Yet again we were extremely lucky with our guide. Anya was knowledgeable and enthusiastic. She took us right through the history of the city from when it was part of Charlemagne’s Holy Roman Empire to becoming a Protestant Centre after Martin Luther. Luther himself visited the city twice and stayed in this car-park; only in those days it was a monastery.
We learnt about the little bays which became a fashionable adornment to houses. Apparently, the city leaders wanted these forbidden on the grounds that a plain facade was more in keeping with the Protestant ideal. The householders responded by saying that these spaces were simply to give them more room to focus on prayer. Oh, that’s OK then, said the council. Go ahead.
These became known as Ladies Windows as ladies liked to sit there and watch what was going on outside. In between praying, of course.
Albrecht Dürer spent much of his life in Nuremburg, so there’s a statue of him, and a museum about him, and a house (above) which belonged to him and an airport named after him, and this statue which is quite recent but was inspired by one of his wood-prints.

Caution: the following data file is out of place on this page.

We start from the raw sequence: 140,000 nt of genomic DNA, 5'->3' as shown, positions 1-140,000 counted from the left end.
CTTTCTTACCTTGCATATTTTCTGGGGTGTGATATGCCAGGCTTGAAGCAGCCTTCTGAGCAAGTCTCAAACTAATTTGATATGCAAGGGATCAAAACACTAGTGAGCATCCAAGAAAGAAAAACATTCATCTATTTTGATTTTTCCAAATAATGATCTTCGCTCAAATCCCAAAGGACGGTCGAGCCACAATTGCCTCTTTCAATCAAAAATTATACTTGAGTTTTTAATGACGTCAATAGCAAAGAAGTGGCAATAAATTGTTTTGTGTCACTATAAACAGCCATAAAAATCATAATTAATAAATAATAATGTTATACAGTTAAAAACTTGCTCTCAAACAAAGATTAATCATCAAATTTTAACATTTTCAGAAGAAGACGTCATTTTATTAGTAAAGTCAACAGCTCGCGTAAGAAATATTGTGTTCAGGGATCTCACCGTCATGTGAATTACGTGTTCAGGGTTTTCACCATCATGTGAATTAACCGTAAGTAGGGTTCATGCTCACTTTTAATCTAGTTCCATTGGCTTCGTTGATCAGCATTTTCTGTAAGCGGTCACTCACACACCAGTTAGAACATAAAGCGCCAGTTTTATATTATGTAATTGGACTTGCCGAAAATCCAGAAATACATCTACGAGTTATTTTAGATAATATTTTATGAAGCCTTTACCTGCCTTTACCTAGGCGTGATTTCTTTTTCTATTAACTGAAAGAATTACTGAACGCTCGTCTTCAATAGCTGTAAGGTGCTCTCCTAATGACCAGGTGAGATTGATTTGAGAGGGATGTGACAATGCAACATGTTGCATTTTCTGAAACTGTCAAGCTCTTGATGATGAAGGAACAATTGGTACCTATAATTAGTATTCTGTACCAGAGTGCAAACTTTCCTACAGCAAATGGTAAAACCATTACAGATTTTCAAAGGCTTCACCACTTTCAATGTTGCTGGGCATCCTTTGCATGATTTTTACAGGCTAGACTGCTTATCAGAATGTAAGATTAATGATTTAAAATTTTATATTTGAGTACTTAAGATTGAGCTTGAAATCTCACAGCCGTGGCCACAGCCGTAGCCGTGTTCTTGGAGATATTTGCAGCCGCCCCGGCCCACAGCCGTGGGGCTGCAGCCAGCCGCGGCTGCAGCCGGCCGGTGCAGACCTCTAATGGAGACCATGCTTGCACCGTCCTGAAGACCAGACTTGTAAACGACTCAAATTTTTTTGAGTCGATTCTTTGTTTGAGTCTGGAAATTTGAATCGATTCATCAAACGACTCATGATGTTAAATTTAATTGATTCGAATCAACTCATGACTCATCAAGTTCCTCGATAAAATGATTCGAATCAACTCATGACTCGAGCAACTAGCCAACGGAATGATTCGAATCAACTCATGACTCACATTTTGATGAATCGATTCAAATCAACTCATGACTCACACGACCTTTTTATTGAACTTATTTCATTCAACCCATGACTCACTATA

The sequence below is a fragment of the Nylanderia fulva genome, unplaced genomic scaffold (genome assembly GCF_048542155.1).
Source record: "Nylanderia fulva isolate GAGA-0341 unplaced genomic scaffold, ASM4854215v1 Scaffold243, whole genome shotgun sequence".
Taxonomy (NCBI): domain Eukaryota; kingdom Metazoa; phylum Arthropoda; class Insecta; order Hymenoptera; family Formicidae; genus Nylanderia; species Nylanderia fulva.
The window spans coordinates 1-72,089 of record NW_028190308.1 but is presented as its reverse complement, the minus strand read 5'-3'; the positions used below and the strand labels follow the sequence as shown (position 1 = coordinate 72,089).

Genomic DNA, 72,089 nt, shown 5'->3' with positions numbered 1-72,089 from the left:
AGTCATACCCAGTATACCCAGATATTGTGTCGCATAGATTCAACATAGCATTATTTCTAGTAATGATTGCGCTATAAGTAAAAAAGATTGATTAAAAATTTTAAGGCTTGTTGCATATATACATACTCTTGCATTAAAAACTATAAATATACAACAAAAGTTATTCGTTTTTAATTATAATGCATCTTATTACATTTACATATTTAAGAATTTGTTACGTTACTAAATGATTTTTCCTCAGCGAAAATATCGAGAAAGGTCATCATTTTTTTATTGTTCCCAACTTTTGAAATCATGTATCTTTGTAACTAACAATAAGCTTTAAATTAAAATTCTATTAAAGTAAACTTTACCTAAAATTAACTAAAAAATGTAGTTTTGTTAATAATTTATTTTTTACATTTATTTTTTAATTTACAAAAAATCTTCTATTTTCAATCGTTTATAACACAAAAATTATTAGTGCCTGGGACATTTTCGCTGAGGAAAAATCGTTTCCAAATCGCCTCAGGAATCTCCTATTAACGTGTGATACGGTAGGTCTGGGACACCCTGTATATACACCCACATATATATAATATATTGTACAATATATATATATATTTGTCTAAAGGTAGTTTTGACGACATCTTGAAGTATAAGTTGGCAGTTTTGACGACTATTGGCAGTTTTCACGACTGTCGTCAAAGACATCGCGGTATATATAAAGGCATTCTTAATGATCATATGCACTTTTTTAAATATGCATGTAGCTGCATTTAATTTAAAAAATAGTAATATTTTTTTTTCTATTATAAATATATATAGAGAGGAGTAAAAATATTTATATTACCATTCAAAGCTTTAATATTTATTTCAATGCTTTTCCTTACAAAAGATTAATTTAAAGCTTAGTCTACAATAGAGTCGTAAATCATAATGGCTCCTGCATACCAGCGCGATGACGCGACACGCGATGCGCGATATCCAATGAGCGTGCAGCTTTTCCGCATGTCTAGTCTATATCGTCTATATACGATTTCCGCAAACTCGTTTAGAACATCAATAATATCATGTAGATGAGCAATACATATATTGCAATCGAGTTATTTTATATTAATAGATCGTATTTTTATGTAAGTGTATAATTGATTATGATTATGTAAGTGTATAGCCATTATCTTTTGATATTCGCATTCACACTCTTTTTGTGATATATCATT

Anya talked about the impact that the Nazi period had on the town. There is an archive and visitors’ centre documenting the history of that time; as in Heidleberg, we were aware that there is a determination to acknowledge what happened and learn from it.
There were many places left in ruins after 1945, of course. But I’d never really appreciated how the German people after the War and then – for some – the Soviet occupation, had not just to reconstruct their buildings but also to completely rebuild their society from the ground up. What a task!
We’ve loved our time here: the places we have visited all seem clean and cared-for; all the Germans we have met have been helpful and friendly. Their transport system works like a dream: the mix of modern trams and bikes must be a major reason why the cities are so clean and pleasant. It’s been a brilliant country to visit and I’ve learnt so much. Tomorrow, we head for France but we’re both keen to come back to Germany next time we go travelling.
Now, we’re going to back into the city for an evening stroll before packing up for the morning.
Concert tickets bought on a whim – cheapest available – from a street vendor dressed in C18th garb (think Amadeus) – are never going to be the best seats in the house. Before setting off in our glad rags, however, I do check online to discover with some relief that the opera house does indeed exist, that we have paid the going price and, moreover, the concert is almost a sell- out. Continue reading →
… for a quick waltz through today’s highlights.